Covid-19 and the Future of Global Mobility – Individual Merit Will Trump Nationality
In recent years we have grown accustomed to Asian passports climbing the ladder of global access — but not to Western passports tumbling down. The every-country-for-itself Covid-19 response has been particularly cruel to Americans, whose visa-free score has plummeted from 184 in January to fewer than 75 destinations when the current travel restrictions are considered. And while these include Canada and Mexico, America’s only two borders remained firmly closed regardless. Furthermore, the EU has steadfastly kept the US off its safe list. It is highly unlikely that the outcome of the US election in either direction will suddenly lift suspicions; only a vaccine or wealth can restore mobility for America’s international travelers.
The system will not return to what it was before: Nationality will not suffice to guarantee safe passage. Even for the holders of still-powerful passports such as Japan, New Zealand, South Korea, and EU member states, additional protocols will be required to regain relatively frictionless mobility. For example, to avoid onerous quarantines, individuals will have to certify their health immunity through vaccination certificates or digital immunity passports and other special registrations. There is a war for tourists and talent, but not at all costs.
The new global mobility hierarchy may be tied far more to individual merit than to nationality alone. There are two reasons for this. First, high unemployment has led to ‘employment nationalism’ by which governments are strongly pressuring firms to hire citizens over foreigners. At the same time, the growing trend towards rigorous highly-skilled migrant programs has reached many countries, each requiring significant checks on an individual’s financial, criminal, and professional history irrespective of nationality. To some this may seem to be an onerous new development, but it levels the playing field for hard-working professionals from developing countries.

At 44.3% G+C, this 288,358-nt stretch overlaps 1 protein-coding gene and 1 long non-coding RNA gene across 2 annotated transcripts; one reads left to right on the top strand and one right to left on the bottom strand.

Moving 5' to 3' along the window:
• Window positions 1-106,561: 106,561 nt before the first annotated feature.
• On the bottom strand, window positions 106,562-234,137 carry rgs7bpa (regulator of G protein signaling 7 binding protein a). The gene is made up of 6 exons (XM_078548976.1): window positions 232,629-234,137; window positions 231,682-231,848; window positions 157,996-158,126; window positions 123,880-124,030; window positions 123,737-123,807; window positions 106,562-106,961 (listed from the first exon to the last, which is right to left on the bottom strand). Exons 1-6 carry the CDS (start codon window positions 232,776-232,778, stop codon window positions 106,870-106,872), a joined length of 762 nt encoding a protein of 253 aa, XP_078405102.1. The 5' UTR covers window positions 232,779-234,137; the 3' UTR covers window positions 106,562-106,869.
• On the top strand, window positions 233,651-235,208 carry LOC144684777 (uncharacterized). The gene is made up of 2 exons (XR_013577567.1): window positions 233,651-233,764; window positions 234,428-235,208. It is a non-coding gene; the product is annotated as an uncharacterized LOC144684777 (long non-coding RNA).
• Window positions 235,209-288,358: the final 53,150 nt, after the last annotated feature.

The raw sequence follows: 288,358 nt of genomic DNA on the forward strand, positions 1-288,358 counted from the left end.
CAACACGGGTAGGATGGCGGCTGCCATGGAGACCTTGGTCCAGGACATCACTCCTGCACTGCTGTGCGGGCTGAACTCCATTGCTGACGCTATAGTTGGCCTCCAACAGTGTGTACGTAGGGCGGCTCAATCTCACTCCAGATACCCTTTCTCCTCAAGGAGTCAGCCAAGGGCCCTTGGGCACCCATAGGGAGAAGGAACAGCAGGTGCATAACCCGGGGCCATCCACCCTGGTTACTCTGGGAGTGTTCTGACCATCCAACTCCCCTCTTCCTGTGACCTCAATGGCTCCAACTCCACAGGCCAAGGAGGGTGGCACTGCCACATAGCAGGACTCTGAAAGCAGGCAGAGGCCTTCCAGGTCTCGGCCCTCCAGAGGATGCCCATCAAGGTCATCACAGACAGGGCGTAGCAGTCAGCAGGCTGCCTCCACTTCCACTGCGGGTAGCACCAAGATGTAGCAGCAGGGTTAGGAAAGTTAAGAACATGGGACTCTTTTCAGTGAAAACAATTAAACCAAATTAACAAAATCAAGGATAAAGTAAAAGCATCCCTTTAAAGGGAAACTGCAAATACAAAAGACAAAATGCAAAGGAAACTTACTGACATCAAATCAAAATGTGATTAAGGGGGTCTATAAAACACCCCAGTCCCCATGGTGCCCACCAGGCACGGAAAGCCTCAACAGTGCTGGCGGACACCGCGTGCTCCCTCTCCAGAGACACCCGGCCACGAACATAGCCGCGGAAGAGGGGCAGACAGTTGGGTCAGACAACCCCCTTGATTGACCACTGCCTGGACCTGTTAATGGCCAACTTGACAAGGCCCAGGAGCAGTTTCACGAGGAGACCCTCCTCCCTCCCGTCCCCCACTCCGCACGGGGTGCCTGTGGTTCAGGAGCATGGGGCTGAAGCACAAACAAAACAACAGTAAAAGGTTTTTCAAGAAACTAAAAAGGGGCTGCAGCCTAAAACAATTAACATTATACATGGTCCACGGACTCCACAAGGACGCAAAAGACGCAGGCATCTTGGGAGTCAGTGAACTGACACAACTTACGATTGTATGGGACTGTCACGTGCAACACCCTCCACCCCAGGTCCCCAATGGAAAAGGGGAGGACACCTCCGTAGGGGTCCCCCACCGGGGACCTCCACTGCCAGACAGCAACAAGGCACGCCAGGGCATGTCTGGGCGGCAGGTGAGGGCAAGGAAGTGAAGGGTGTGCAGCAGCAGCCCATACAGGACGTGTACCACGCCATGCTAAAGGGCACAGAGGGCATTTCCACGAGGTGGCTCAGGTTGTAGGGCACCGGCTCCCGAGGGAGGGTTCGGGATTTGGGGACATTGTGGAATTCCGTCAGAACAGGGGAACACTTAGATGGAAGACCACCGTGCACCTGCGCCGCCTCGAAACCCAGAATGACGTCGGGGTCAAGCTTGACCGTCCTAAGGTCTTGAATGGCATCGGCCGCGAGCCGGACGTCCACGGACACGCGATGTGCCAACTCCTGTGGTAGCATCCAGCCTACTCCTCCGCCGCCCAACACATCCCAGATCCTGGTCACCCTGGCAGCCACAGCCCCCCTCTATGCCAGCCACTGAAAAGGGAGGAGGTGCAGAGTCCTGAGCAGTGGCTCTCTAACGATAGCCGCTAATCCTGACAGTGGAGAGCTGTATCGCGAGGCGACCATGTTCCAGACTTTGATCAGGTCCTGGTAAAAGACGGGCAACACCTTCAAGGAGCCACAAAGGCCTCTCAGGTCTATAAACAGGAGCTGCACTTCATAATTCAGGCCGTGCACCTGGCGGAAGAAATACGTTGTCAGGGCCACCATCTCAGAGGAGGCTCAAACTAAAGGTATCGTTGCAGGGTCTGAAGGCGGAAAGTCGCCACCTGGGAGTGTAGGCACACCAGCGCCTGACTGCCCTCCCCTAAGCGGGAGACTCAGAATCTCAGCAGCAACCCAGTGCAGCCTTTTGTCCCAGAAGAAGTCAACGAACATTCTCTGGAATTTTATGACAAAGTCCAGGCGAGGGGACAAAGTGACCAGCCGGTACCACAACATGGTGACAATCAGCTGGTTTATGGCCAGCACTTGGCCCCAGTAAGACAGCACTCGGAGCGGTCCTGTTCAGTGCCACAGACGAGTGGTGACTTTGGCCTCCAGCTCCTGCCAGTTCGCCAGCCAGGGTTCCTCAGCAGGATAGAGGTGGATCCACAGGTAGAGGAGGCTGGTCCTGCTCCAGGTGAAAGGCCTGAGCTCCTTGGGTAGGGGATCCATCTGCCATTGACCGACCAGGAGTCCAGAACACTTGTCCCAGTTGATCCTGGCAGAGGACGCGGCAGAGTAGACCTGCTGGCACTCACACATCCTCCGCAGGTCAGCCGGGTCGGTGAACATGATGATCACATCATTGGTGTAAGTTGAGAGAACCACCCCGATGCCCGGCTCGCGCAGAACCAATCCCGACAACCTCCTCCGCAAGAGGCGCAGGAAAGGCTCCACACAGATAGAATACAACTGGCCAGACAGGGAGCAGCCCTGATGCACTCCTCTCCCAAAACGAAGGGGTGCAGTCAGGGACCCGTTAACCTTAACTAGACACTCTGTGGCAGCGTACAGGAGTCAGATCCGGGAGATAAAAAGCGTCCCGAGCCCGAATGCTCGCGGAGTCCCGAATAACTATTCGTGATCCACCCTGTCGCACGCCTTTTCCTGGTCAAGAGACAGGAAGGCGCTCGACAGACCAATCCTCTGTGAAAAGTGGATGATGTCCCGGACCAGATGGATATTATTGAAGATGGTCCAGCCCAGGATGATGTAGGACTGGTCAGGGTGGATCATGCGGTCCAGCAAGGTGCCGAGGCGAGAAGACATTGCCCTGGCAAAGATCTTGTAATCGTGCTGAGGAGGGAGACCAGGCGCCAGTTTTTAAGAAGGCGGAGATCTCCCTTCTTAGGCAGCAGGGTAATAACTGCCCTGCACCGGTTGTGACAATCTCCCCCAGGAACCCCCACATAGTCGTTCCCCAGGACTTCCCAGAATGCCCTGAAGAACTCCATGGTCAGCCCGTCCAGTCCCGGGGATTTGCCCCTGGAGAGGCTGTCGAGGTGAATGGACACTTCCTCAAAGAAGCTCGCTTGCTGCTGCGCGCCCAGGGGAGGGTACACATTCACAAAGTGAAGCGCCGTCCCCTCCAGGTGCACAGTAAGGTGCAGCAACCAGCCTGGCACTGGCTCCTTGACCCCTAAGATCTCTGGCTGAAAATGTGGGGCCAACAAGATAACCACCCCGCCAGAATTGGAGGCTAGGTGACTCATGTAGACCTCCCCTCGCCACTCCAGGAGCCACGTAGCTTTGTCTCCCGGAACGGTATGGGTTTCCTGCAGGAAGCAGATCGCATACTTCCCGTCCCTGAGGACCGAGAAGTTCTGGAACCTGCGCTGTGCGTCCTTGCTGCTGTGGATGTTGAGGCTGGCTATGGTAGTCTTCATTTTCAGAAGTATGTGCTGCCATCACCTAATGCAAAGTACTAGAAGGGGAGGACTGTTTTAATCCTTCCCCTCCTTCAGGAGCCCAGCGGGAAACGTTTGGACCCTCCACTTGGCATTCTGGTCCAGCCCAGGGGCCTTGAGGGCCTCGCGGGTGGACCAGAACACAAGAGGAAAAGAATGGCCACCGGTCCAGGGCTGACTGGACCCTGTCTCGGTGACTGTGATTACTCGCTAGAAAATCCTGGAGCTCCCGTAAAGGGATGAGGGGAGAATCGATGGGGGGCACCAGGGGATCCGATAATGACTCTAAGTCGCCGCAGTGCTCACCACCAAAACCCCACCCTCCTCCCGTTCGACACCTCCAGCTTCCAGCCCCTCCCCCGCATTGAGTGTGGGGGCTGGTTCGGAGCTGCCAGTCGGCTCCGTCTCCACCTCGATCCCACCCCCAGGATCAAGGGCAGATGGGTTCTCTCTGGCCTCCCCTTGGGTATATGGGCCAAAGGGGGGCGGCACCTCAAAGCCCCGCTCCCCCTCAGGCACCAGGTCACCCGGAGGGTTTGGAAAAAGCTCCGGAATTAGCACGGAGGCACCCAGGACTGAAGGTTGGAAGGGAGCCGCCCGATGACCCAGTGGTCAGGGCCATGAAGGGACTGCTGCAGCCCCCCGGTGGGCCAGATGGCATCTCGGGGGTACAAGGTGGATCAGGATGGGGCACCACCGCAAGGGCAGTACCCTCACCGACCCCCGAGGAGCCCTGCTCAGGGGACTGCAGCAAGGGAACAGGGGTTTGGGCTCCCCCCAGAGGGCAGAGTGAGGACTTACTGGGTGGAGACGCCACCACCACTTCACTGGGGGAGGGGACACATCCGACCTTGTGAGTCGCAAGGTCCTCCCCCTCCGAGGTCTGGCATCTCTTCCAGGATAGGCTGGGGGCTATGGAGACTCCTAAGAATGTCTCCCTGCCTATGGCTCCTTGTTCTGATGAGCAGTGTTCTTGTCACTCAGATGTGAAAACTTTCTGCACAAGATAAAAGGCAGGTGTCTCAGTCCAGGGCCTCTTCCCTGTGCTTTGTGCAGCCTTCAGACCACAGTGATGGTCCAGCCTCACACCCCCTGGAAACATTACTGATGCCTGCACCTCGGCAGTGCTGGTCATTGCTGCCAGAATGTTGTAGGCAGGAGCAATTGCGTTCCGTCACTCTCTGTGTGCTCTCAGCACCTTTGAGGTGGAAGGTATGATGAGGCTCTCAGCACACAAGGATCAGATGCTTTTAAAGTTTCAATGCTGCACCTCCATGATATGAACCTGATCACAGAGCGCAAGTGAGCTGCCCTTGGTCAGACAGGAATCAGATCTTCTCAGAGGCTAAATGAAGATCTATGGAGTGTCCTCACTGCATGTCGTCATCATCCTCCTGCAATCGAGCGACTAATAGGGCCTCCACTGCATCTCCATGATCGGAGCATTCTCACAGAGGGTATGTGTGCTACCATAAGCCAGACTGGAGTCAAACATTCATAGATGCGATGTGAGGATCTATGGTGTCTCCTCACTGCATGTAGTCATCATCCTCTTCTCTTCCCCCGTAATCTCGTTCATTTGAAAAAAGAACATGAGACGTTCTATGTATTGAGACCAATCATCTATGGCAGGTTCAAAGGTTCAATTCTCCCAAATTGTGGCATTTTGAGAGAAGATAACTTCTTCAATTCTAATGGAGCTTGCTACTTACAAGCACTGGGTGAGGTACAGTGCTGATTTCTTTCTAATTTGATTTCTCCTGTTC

There is no question that these trends in combination have boosted the appeal of investment migration and citizenship programs, whether to digital nomads, those looking to acquire second passports, or those wishing to change nationality altogether. Even prior to the pandemic, Brexit had pushed British professionals to seek German, French, Spanish, and other EU nationalities based on lineage, or to pursue residency leading to citizenship in countries such as Portugal. Americans have availed themselves of similar options in countries ranging from Canada to Malta. Recent estimates suggest that interest in investment migration programs has jumped five-fold from 2019 through mid-2020. The new mobility hierarchy will therefore certainly look completely different post Covid.
Our collective intuition suggests that those who remain mobile and who can afford to travel for leisure may take fewer holidays of longer duration, meaning that destinations that allow for remote work while also offering cultural stimulation or exhilarating natural surroundings will be well positioned. Media coverage has already sensationalized the open-ended residence offerings of island nations from Bermuda to Fiji. In the medium term, however, connected hubs offering hassle-free entrepreneur visas and permanent residence such as Singapore, or long-term residence such as Thailand and the UAE, are likely to see far more uptake. ‘Every country for itself’ is rapidly becoming ‘every person for themself’.